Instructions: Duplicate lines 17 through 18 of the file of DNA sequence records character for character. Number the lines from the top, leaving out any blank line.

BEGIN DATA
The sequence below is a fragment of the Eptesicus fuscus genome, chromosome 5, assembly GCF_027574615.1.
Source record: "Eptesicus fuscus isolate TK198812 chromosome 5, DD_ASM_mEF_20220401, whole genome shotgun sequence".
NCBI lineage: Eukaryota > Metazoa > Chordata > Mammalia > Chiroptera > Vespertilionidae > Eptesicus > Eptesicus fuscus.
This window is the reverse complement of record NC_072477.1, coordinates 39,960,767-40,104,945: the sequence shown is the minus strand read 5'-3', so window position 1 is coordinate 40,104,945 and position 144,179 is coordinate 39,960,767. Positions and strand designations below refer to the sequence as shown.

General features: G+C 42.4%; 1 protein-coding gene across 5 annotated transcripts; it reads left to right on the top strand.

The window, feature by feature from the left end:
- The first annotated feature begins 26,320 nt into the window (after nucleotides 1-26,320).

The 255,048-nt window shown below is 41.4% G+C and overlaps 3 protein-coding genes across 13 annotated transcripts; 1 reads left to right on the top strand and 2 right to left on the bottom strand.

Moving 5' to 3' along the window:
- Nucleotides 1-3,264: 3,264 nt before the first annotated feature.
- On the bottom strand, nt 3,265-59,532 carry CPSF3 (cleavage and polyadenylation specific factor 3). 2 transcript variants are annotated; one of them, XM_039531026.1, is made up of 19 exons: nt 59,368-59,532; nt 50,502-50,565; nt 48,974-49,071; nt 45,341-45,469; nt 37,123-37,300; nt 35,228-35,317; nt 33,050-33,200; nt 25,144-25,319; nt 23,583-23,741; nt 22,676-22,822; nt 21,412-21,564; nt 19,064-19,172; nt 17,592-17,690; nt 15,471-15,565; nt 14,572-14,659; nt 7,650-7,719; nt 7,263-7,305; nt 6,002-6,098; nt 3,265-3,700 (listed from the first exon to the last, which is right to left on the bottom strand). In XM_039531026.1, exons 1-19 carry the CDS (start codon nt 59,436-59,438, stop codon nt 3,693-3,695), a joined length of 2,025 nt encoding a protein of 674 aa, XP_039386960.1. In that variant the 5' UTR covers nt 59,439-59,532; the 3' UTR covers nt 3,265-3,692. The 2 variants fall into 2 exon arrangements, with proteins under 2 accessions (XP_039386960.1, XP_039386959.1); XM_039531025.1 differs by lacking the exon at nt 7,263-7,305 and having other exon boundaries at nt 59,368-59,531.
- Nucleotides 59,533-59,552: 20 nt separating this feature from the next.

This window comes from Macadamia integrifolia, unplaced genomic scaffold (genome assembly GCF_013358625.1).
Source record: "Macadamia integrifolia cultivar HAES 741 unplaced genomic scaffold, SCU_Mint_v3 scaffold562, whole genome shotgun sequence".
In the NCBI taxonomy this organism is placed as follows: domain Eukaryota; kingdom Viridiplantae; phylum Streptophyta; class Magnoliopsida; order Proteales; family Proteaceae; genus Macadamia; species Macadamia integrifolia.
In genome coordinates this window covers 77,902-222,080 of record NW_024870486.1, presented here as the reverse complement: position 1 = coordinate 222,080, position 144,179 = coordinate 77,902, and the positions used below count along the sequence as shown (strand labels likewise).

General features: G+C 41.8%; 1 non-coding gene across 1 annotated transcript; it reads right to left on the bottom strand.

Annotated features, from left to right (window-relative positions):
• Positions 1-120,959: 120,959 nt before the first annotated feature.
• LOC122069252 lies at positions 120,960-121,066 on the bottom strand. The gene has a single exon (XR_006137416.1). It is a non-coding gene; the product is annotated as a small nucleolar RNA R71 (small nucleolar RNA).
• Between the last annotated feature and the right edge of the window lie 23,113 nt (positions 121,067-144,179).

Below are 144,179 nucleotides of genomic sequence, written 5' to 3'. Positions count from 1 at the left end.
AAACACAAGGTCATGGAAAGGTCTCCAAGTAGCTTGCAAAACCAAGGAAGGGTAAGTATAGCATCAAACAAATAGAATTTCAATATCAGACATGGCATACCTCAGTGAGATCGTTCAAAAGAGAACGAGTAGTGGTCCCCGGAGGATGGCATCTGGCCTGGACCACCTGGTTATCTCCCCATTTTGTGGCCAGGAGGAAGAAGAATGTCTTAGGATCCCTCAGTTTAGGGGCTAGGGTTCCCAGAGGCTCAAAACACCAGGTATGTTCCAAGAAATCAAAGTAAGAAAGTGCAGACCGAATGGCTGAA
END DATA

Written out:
General features: G+C 41.8%; 1 non-coding gene across 1 annotated transcript; it reads right to left on the bottom strand.

Annotated features, from left to right (window-relative positions):